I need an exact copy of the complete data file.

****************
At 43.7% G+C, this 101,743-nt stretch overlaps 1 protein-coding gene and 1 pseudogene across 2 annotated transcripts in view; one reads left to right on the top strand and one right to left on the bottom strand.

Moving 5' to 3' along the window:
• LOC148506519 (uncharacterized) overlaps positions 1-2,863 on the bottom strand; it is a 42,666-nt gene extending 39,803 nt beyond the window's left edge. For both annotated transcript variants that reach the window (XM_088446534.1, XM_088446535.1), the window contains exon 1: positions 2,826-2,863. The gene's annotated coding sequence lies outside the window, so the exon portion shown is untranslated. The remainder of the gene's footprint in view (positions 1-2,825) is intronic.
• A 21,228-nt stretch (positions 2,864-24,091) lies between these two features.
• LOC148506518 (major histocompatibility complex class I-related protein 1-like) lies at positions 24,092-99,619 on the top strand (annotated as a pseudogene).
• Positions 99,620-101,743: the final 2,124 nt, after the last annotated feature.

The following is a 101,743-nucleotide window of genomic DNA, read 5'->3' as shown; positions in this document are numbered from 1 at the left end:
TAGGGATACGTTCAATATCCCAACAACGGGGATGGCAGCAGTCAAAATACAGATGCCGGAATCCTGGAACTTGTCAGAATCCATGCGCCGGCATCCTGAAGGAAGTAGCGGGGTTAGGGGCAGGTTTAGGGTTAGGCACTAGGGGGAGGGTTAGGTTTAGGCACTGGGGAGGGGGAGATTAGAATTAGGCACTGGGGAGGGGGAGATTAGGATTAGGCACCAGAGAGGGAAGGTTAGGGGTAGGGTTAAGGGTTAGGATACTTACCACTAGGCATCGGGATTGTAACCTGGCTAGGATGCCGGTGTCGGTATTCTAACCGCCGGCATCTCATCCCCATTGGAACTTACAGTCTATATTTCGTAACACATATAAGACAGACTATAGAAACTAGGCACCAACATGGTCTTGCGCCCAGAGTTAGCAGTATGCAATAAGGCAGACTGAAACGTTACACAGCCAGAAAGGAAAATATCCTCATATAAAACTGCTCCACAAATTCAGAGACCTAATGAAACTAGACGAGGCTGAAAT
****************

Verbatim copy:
At 43.7% G+C, this 101,743-nt stretch overlaps 1 protein-coding gene and 1 pseudogene across 2 annotated transcripts in view; one reads left to right on the top strand and one right to left on the bottom strand.

Moving 5' to 3' along the window:
• LOC148506519 (uncharacterized) overlaps positions 1-2,863 on the bottom strand; it is a 42,666-nt gene extending 39,803 nt beyond the window's left edge. For both annotated transcript variants that reach the window (XM_088446534.1, XM_088446535.1), the window contains exon 1: positions 2,826-2,863. The gene's annotated coding sequence lies outside the window, so the exon portion shown is untranslated. The remainder of the gene's footprint in view (positions 1-2,825) is intronic.
• A 21,228-nt stretch (positions 2,864-24,091) lies between these two features.
• LOC148506518 (major histocompatibility complex class I-related protein 1-like) lies at positions 24,092-99,619 on the top strand (annotated as a pseudogene).
• Positions 99,620-101,743: the final 2,124 nt, after the last annotated feature.

The following is a 101,743-nucleotide window of genomic DNA, read 5'->3' as shown; positions in this document are numbered from 1 at the left end:
TAGGGATACGTTCAATATCCCAACAACGGGGATGGCAGCAGTCAAAATACAGATGCCGGAATCCTGGAACTTGTCAGAATCCATGCGCCGGCATCCTGAAGGAAGTAGCGGGGTTAGGGGCAGGTTTAGGGTTAGGCACTAGGGGGAGGGTTAGGTTTAGGCACTGGGGAGGGGGAGATTAGAATTAGGCACTGGGGAGGGGGAGATTAGGATTAGGCACCAGAGAGGGAAGGTTAGGGGTAGGGTTAAGGGTTAGGATACTTACCACTAGGCATCGGGATTGTAACCTGGCTAGGATGCCGGTGTCGGTATTCTAACCGCCGGCATCTCATCCCCATTGGAACTTACAGTCTATATTTCGTAACACATATAAGACAGACTATAGAAACTAGGCACCAACATGGTCTTGCGCCCAGAGTTAGCAGTATGCAATAAGGCAGACTGAAACGTTACACAGCCAGAAAGGAAAATATCCTCATATAAAACTGCTCCACAAATTCAGAGACCTAATGAAACTAGACGAGGCTGAAAT